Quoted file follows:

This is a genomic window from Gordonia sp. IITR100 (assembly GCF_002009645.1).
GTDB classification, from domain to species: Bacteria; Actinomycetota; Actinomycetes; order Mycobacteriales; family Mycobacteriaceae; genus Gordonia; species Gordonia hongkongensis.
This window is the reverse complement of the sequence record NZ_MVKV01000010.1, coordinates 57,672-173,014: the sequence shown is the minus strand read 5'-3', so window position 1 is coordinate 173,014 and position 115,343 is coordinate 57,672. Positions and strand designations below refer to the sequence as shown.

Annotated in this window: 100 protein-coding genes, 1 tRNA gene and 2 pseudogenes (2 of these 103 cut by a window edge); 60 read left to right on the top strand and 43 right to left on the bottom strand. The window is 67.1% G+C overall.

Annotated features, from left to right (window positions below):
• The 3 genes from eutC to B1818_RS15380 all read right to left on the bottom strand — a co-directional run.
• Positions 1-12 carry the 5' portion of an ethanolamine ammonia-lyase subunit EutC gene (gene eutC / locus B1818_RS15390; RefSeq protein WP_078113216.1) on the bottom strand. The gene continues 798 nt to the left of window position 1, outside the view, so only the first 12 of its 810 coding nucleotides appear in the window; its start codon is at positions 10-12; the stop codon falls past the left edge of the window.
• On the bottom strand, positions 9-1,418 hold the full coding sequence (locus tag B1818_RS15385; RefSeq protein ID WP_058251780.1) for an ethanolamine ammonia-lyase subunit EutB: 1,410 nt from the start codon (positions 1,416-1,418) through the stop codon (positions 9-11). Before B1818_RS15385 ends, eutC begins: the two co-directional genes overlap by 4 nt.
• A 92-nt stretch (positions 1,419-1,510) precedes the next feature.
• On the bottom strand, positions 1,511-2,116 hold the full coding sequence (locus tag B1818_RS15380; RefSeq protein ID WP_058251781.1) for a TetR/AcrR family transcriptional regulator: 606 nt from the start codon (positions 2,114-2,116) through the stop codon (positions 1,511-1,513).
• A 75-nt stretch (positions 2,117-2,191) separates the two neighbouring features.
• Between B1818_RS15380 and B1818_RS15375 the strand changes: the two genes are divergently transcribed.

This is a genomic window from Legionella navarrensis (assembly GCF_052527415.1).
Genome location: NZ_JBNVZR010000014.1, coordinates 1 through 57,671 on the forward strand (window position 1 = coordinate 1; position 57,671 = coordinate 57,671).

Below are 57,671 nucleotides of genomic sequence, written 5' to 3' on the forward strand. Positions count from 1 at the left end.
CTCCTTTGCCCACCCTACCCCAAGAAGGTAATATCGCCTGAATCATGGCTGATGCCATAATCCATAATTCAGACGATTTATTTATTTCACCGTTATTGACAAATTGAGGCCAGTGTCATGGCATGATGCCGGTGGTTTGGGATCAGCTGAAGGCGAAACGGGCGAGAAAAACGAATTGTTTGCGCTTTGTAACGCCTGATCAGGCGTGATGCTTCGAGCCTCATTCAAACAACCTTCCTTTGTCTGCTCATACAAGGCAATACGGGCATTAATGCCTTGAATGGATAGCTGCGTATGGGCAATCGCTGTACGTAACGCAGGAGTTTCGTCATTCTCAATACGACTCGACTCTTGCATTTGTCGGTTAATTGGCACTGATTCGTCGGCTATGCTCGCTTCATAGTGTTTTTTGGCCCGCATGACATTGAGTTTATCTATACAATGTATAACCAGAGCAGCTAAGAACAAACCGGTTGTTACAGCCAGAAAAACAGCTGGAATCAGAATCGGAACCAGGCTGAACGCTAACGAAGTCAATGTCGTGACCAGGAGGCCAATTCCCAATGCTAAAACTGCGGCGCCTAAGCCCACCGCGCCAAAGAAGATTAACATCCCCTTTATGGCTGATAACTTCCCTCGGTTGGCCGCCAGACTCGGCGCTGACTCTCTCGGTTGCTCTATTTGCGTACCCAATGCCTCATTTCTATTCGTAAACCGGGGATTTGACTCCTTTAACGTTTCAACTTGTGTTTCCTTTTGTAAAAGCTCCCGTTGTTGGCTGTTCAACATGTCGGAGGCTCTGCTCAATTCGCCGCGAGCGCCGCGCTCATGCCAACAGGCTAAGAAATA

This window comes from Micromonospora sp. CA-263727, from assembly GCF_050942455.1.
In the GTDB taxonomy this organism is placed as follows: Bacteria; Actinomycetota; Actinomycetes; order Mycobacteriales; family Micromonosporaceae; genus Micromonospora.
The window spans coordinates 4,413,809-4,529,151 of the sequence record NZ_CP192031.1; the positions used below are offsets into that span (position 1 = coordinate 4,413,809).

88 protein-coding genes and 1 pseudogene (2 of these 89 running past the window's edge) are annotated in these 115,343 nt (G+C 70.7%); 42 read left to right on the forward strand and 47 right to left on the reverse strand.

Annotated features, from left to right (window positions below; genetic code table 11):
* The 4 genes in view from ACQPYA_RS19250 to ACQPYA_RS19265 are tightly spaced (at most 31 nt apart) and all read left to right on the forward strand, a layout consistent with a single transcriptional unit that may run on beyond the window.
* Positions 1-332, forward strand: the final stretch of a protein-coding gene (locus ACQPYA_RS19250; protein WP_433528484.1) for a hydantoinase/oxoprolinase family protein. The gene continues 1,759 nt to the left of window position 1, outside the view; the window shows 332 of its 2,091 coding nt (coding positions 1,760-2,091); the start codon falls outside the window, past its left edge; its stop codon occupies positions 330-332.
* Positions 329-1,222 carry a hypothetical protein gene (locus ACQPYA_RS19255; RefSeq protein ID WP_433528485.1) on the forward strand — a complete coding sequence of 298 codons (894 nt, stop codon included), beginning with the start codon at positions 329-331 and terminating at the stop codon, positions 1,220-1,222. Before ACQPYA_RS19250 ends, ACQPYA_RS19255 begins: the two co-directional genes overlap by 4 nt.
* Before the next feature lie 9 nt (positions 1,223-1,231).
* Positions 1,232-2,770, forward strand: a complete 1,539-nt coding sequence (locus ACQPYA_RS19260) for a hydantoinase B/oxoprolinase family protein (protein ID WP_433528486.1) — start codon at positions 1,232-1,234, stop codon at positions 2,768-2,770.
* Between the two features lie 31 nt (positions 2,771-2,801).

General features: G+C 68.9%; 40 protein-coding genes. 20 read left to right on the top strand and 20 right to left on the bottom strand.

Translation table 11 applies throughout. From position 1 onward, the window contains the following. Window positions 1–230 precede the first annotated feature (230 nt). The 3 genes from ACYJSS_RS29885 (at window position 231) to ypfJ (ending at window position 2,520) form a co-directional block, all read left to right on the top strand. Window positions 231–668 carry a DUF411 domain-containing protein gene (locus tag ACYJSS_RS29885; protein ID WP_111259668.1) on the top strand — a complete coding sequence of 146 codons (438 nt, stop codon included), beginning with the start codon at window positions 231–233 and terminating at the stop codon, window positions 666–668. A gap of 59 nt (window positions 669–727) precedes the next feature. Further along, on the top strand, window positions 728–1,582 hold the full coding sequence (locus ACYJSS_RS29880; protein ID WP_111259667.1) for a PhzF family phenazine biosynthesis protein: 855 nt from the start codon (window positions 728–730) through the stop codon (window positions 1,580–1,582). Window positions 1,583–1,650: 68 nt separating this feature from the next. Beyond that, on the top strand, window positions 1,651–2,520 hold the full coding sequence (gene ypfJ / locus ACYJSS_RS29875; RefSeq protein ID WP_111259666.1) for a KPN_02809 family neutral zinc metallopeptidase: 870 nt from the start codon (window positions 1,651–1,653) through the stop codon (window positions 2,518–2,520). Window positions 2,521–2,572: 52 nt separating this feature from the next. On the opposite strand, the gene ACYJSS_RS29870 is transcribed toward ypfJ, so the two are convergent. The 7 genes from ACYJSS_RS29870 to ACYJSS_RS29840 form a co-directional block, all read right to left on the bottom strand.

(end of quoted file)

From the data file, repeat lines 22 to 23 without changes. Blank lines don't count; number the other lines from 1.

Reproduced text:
* The 4 genes in view from ACQPYA_RS19250 to ACQPYA_RS19265 are tightly spaced (at most 31 nt apart) and all read left to right on the forward strand, a layout consistent with a single transcriptional unit that may run on beyond the window.
* Positions 1-332, forward strand: the final stretch of a protein-coding gene (locus ACQPYA_RS19250; protein WP_433528484.1) for a hydantoinase/oxoprolinase family protein. The gene continues 1,759 nt to the left of window position 1, outside the view; the window shows 332 of its 2,091 coding nt (coding positions 1,760-2,091); the start codon falls outside the window, past its left edge; its stop codon occupies positions 330-332.